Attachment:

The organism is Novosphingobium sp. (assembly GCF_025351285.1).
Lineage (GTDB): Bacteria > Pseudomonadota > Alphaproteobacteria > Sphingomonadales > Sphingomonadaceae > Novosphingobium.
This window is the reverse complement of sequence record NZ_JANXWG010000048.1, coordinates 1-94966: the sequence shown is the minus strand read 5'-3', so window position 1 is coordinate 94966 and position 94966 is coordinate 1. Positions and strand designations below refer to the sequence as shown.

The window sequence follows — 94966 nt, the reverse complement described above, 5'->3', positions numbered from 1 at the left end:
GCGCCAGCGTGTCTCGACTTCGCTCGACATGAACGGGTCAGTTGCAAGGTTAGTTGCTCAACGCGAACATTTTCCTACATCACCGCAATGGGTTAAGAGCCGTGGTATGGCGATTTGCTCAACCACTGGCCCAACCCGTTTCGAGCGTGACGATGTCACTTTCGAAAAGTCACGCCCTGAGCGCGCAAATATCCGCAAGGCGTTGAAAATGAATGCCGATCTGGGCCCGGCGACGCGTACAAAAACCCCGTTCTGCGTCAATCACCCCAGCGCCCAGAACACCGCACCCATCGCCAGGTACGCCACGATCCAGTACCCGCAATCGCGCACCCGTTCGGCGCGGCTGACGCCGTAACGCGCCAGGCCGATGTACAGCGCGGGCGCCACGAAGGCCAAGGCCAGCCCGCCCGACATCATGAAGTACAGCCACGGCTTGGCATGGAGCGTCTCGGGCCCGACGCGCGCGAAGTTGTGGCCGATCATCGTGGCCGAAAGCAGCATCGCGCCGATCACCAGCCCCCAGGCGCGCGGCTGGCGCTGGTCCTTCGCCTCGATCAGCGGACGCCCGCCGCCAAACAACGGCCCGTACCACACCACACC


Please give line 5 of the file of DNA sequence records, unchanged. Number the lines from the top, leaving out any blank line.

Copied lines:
GCGCCAGCGTGTCTCGACTTCGCTCGACATGAACGGGTCAGTTGCAAGGTTAGTTGCTCAACGCGAACATTTTCCTACATCACCGCAATGGGTTAAGAGCCGTGGTATGGCGATTTGCTCAACCACTGGCCCAACCCGTTTCGAGCGTGACGATGTCACTTTCGAAAAGTCACGCCCTGAGCGCGCAAATATCCGCAAGGCGTTGAAAATGAATGCCGATCTGGGCCCGGCGACGCGTACAAAAACCCCGTTCTGCGTCAATCACCCCAGCGCCCAGAACACCGCACCCATCGCCAGGTACGCCACGATCCAGTACCCGCAATCGCGCACCCGTTCGGCGCGGCTGACGCCGTAACGCGCCAGGCCGATGTACAGCGCGGGCGCCACGAAGGCCAAGGCCAGCCCGCCCGACATCATGAAGTACAGCCACGGCTTGGCATGGAGCGTCTCGGGCCCGACGCGCGCGAAGTTGTGGCCGATCATCGTGGCCGAAAGCAGCATCGCGCCGATCACCAGCCCCCAGGCGCGCGGCTGGCGCTGGTCCTTCGCCTCGATCAGCGGACGCCCGCCGCCAAACAACGGCCCGTACCACACCACACC